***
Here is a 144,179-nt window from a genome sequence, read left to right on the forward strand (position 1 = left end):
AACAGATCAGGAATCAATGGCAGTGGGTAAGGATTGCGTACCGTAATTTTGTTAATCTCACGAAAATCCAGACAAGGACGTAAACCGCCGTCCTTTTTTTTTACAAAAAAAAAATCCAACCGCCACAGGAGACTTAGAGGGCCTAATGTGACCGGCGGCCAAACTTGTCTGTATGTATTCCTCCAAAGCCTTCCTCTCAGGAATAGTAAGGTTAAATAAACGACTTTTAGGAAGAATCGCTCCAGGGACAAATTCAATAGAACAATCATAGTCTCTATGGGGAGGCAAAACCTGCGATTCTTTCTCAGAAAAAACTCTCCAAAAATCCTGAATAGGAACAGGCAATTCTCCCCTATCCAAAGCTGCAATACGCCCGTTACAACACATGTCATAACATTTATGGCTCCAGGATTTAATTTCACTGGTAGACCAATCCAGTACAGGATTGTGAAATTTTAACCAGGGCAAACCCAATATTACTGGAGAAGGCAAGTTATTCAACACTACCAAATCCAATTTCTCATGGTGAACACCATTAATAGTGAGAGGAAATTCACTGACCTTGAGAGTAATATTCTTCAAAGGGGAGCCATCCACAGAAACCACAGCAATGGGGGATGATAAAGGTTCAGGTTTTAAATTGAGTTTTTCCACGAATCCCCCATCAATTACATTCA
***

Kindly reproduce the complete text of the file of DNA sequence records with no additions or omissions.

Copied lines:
Here is a 144,179-nt window from a genome sequence, read left to right on the forward strand (position 1 = left end):
AACAGATCAGGAATCAATGGCAGTGGGTAAGGATTGCGTACCGTAATTTTGTTAATCTCACGAAAATCCAGACAAGGACGTAAACCGCCGTCCTTTTTTTTTACAAAAAAAAAATCCAACCGCCACAGGAGACTTAGAGGGCCTAATGTGACCGGCGGCCAAACTTGTCTGTATGTATTCCTCCAAAGCCTTCCTCTCAGGAATAGTAAGGTTAAATAAACGACTTTTAGGAAGAATCGCTCCAGGGACAAATTCAATAGAACAATCATAGTCTCTATGGGGAGGCAAAACCTGCGATTCTTTCTCAGAAAAAACTCTCCAAAAATCCTGAATAGGAACAGGCAATTCTCCCCTATCCAAAGCTGCAATACGCCCGTTACAACACATGTCATAACATTTATGGCTCCAGGATTTAATTTCACTGGTAGACCAATCCAGTACAGGATTGTGAAATTTTAACCAGGGCAAACCCAATATTACTGGAGAAGGCAAGTTATTCAACACTACCAAATCCAATTTCTCATGGTGAACACCATTAATAGTGAGAGGAAATTCACTGACCTTGAGAGTAATATTCTTCAAAGGGGAGCCATCCACAGAAACCACAGCAATGGGGGATGATAAAGGTTCAGGTTTTAAATTGAGTTTTTCCACGAATCCCCCATCAATTACATTCA